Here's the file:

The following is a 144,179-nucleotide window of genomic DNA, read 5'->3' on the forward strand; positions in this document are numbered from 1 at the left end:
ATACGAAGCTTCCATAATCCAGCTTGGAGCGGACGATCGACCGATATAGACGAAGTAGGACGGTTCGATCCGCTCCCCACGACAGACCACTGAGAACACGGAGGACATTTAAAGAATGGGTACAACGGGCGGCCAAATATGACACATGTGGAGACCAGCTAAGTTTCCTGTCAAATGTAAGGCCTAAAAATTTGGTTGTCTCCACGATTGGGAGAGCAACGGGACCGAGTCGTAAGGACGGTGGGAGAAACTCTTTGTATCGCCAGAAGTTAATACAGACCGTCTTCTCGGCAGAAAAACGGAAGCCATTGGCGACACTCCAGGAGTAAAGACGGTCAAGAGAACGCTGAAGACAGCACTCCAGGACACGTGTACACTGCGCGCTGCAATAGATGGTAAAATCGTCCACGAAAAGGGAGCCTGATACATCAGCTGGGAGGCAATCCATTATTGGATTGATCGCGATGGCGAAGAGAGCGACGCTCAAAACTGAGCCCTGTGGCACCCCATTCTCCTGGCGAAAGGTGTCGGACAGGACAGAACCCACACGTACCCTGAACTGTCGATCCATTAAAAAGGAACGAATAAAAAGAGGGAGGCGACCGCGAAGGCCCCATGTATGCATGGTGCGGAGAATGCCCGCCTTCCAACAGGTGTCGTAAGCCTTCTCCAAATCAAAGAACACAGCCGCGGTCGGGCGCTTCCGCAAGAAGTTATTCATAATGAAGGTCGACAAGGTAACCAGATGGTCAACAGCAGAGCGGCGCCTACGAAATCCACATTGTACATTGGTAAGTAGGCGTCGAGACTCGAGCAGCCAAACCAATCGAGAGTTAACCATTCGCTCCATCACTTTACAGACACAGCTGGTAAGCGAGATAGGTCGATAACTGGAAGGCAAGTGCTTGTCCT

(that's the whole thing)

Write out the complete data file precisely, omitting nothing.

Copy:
The following is a 144,179-nucleotide window of genomic DNA, read 5'->3' on the forward strand; positions in this document are numbered from 1 at the left end:
ATACGAAGCTTCCATAATCCAGCTTGGAGCGGACGATCGACCGATATAGACGAAGTAGGACGGTTCGATCCGCTCCCCACGACAGACCACTGAGAACACGGAGGACATTTAAAGAATGGGTACAACGGGCGGCCAAATATGACACATGTGGAGACCAGCTAAGTTTCCTGTCAAATGTAAGGCCTAAAAATTTGGTTGTCTCCACGATTGGGAGAGCAACGGGACCGAGTCGTAAGGACGGTGGGAGAAACTCTTTGTATCGCCAGAAGTTAATACAGACCGTCTTCTCGGCAGAAAAACGGAAGCCATTGGCGACACTCCAGGAGTAAAGACGGTCAAGAGAACGCTGAAGACAGCACTCCAGGACACGTGTACACTGCGCGCTGCAATAGATGGTAAAATCGTCCACGAAAAGGGAGCCTGATACATCAGCTGGGAGGCAATCCATTATTGGATTGATCGCGATGGCGAAGAGAGCGACGCTCAAAACTGAGCCCTGTGGCACCCCATTCTCCTGGCGAAAGGTGTCGGACAGGACAGAACCCACACGTACCCTGAACTGTCGATCCATTAAAAAGGAACGAATAAAAAGAGGGAGGCGACCGCGAAGGCCCCATGTATGCATGGTGCGGAGAATGCCCGCCTTCCAACAGGTGTCGTAAGCCTTCTCCAAATCAAAGAACACAGCCGCGGTCGGGCGCTTCCGCAAGAAGTTATTCATAATGAAGGTCGACAAGGTAACCAGATGGTCAACAGCAGAGCGGCGCCTACGAAATCCACATTGTACATTGGTAAGTAGGCGTCGAGACTCGAGCAGCCAAACCAATCGAGAGTTAACCATTCGCTCCATCACTTTACAGACACAGCTGGTAAGCGAGATAGGTCGATAACTGGAAGGCAAGTGCTTGTCCT